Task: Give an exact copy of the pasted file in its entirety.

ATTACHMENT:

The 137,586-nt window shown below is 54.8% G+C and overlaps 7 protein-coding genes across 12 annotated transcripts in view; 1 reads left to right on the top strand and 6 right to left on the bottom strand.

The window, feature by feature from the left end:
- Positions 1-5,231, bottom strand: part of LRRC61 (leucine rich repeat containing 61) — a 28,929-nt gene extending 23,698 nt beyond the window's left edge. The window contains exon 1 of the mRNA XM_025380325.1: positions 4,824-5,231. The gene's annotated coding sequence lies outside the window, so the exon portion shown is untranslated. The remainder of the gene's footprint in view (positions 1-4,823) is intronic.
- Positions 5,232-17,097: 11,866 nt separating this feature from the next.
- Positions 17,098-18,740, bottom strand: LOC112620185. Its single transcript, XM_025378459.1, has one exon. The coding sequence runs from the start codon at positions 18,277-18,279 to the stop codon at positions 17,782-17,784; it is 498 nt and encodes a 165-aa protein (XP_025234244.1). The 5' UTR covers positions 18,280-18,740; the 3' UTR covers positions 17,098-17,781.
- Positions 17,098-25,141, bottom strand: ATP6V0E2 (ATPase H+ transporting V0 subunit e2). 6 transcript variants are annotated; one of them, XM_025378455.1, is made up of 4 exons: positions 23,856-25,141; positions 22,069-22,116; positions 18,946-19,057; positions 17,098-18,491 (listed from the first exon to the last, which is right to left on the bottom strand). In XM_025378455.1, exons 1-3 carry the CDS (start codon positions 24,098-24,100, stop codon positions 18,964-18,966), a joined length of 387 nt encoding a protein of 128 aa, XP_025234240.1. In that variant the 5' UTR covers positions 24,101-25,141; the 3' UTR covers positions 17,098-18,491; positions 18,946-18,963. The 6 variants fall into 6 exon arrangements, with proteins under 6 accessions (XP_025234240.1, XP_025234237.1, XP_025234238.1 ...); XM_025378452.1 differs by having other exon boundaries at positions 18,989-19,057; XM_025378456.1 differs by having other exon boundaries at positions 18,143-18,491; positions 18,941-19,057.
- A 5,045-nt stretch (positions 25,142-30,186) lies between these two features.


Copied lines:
The 137,586-nt window shown below is 54.8% G+C and overlaps 7 protein-coding genes across 12 annotated transcripts in view; 1 reads left to right on the top strand and 6 right to left on the bottom strand.

The window, feature by feature from the left end:
- Positions 1-5,231, bottom strand: part of LRRC61 (leucine rich repeat containing 61) — a 28,929-nt gene extending 23,698 nt beyond the window's left edge. The window contains exon 1 of the mRNA XM_025380325.1: positions 4,824-5,231. The gene's annotated coding sequence lies outside the window, so the exon portion shown is untranslated. The remainder of the gene's footprint in view (positions 1-4,823) is intronic.
- Positions 5,232-17,097: 11,866 nt separating this feature from the next.
- Positions 17,098-18,740, bottom strand: LOC112620185. Its single transcript, XM_025378459.1, has one exon. The coding sequence runs from the start codon at positions 18,277-18,279 to the stop codon at positions 17,782-17,784; it is 498 nt and encodes a 165-aa protein (XP_025234244.1). The 5' UTR covers positions 18,280-18,740; the 3' UTR covers positions 17,098-17,781.
- Positions 17,098-25,141, bottom strand: ATP6V0E2 (ATPase H+ transporting V0 subunit e2). 6 transcript variants are annotated; one of them, XM_025378455.1, is made up of 4 exons: positions 23,856-25,141; positions 22,069-22,116; positions 18,946-19,057; positions 17,098-18,491 (listed from the first exon to the last, which is right to left on the bottom strand). In XM_025378455.1, exons 1-3 carry the CDS (start codon positions 24,098-24,100, stop codon positions 18,964-18,966), a joined length of 387 nt encoding a protein of 128 aa, XP_025234240.1. In that variant the 5' UTR covers positions 24,101-25,141; the 3' UTR covers positions 17,098-18,491; positions 18,946-18,963. The 6 variants fall into 6 exon arrangements, with proteins under 6 accessions (XP_025234240.1, XP_025234237.1, XP_025234238.1 ...); XM_025378452.1 differs by having other exon boundaries at positions 18,989-19,057; XM_025378456.1 differs by having other exon boundaries at positions 18,143-18,491; positions 18,941-19,057.
- A 5,045-nt stretch (positions 25,142-30,186) lies between these two features.